(www.MaritimeCyprus.com) Collisions, contact damage/allisions and groundings are commonly categorized as navigational incidents when assessing incident statistics.
The European Maritime Safety Agencyâs (EMSA) Annual Overview of Accident Statistics 2019 indicated that from 2011 to 2018 navigational casualties represent more than 54.4% of the overall casualty events, with collisions (26.2%), contacts (15.3%) and grounding/stranding (12.9%).Â These figures show that navigational casualties accounted for 48.7% of the total oil tanker casualties reported by EMSA during that period.
Although at 48.7% the percentage of navigational incidents for oil tankers is less than the
equivalent overall figure (54.4%), it is still close to the figure of around 50%, which was noted in OCIMFâs Recommendations on the Proactive Use of Voyage Data Recorder Information (based on 1978-2011 statistics).
Voyage Data Recorder (VDR):Â
Since 2002 (new build) or 2006 (existing) tankers in excess of 3,000 gross tonnes on international voyages have been required to be fitted with a Voyage Data Recorder (VDR) or Simplified Voyage Data Recorder (S-VDR), respectively. When VDRs were first fitted, the data was typically only reviewed reactively following an accident or incident. However, in 2013 reflecting on the longstanding experience of proactive use of Flight Data Recorder (FDR) data to enhance safety in the aviation industry, the Oil Companies International Marine Forum (OCIMF) published the below Recommendations on the Proactive Use of Voyage Data Recorder Information.
New VDRs fitted since 2014 have had to meet updated performance requirements (see IMO
Resolution MSC.333(90) Revised Performance Standards for Shipborne Voyage Data Recorders (VDRs). This publication updates the 2013 OCIMF information paper to consider the impact of these updated requirements, along with the experience of using VDR data proactively, particularly related to the assessment of human factors considerations. Recommendations are made as to how to obtain the maximum benefit from the proactive use of VDR data.
Revised VDR carriage requirements:
The International Maritime Organization (IMO) published revised performance standards for
shipborne VDRs, which were adopted in May 2012 under Resolution MSC.333(90). The IMO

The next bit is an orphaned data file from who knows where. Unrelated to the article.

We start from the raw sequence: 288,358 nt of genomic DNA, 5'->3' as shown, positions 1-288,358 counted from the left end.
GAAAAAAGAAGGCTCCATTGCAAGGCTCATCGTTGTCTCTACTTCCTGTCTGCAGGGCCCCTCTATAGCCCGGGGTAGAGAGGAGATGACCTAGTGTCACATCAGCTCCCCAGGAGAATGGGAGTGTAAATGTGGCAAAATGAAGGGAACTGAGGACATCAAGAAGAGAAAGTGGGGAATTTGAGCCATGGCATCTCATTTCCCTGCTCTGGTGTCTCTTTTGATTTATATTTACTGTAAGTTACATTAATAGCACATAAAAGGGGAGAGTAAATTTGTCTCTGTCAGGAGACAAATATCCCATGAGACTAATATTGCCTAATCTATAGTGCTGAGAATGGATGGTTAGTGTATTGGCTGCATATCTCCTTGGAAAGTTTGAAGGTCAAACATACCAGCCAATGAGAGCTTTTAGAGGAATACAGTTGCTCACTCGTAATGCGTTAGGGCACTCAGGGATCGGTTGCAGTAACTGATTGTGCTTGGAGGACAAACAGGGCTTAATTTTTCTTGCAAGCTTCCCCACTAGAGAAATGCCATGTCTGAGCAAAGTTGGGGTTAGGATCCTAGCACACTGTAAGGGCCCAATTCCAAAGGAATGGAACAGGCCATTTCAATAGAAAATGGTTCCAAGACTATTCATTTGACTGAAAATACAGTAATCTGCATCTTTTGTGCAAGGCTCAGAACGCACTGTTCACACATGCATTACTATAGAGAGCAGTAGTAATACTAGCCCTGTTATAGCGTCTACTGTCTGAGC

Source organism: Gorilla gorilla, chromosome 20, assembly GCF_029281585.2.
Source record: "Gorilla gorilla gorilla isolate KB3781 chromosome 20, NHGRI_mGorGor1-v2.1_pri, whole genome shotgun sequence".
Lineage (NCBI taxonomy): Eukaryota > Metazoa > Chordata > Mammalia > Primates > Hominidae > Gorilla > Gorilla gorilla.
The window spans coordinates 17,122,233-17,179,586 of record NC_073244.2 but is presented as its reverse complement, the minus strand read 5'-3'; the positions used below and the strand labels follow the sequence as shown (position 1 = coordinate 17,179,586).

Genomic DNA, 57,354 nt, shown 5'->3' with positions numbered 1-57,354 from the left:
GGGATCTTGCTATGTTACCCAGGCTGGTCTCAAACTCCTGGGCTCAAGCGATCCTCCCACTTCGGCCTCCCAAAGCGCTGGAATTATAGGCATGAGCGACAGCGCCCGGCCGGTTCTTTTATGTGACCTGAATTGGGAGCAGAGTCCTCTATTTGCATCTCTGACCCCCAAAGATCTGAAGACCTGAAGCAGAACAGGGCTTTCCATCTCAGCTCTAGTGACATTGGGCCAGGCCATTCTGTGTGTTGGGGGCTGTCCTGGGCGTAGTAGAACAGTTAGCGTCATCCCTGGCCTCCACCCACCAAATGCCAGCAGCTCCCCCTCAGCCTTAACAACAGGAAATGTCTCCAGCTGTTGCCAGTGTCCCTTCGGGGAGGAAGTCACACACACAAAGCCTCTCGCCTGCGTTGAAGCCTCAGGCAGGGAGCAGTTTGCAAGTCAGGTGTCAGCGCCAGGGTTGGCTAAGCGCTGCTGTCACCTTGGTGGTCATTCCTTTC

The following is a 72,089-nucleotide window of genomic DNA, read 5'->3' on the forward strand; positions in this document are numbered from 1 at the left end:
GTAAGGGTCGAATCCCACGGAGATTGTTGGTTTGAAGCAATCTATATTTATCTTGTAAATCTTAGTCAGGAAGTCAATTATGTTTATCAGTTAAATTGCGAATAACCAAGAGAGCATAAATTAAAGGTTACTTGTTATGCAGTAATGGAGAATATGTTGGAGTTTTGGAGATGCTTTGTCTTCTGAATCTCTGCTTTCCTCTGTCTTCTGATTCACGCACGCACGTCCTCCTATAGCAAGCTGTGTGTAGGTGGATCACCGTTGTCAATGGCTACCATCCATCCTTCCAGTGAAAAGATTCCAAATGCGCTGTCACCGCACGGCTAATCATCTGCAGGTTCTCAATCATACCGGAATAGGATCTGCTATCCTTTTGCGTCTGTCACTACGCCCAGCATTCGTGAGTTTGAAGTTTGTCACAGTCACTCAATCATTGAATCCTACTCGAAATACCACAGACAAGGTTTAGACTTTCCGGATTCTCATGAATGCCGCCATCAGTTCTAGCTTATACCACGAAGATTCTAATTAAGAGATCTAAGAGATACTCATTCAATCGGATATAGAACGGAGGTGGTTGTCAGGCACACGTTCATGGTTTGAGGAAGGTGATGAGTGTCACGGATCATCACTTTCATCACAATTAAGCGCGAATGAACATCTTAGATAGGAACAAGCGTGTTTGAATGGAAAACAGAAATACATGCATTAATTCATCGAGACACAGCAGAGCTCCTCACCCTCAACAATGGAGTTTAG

recommended that governments ensure that VDRs installed on or after 1 July 2014, conform to performance standards not inferior to those specified in the annex to this resolution.
VDRs and S-VDRs installed before 1 July 2014, could continue to meet the original specifications, i.e. IMO Resolutions A.861(20) and MSC.163(78) respectively, as amended by Resolution MSC.214(81). While there was no requirement to retrofit the new specification VDRs to existing ships, in practice replacement of older VDRs is becoming more common as existing VDR models reach the end of their support life. Some shipowners/operators have proactively upgraded or renewed old VDRs as a best practice measure, anticipating reduced spare part/service availability, as well as to proactively undertake navigational assessment and audits more effectively (see OCIMFâs Guide to Best Practice of Navigational Assessments and Audits).
The most significant changes in the revised performance standards were associated with the new requirements to record data for longer periods, and the inclusion of additional data input sources.
Following an accident, VDR data can assist owners and operators evaluate the performance of shipboard personnel and vessel equipment, while also helping to determine causal factors related to an incident. This information can be essential for resolving damage claims arising from an accident.Â Does your VDR work? Donât wait to find out!
VDR Data retention:
One of the most significant changes in the revised performance standards from the data analysis viewpoint was that the VDR should now be equipped with a long term recording medium, which will retain data for at least 30 days/720 hours.
The performance standard also requires that there should be a data output interface based on an internationally recognized format (e.g. ethernet, Universal Serial Bus (USB), Firewire, etc.) which should enable the download of data for a user-defined period of time.
The original IMO resolution on VDR performance standards only required data to be stored
for a minimum of 12 hours. As a result, data was often overwritten before it could be saved or downloaded. The requirement for a significantly extended recording period means that
data should always be available and can be retrieved following the vast majority of incidents, without anyone having to remember to save the data for up to 30 days after the event. It also offers increased scope to analyze the data for trends over longer time periods and undertake navigational assessments of bridge team behaviors and audits against the Safety Management System (SMS) Navigational policy, as a proactive measure.
In addition to the long term recording medium, the revised requirements also require that the VDR is fitted with both fixed and float-free recording media (capsules), which should retain the last 48 hoursâ data. Previous IMO performance specifications only required either fixed or float-free recording media to be fitted and retain the last 12 hoursâ data. This change increases the chances of data being recoverable in the event of a major accident where the ship sinks or catches fire.
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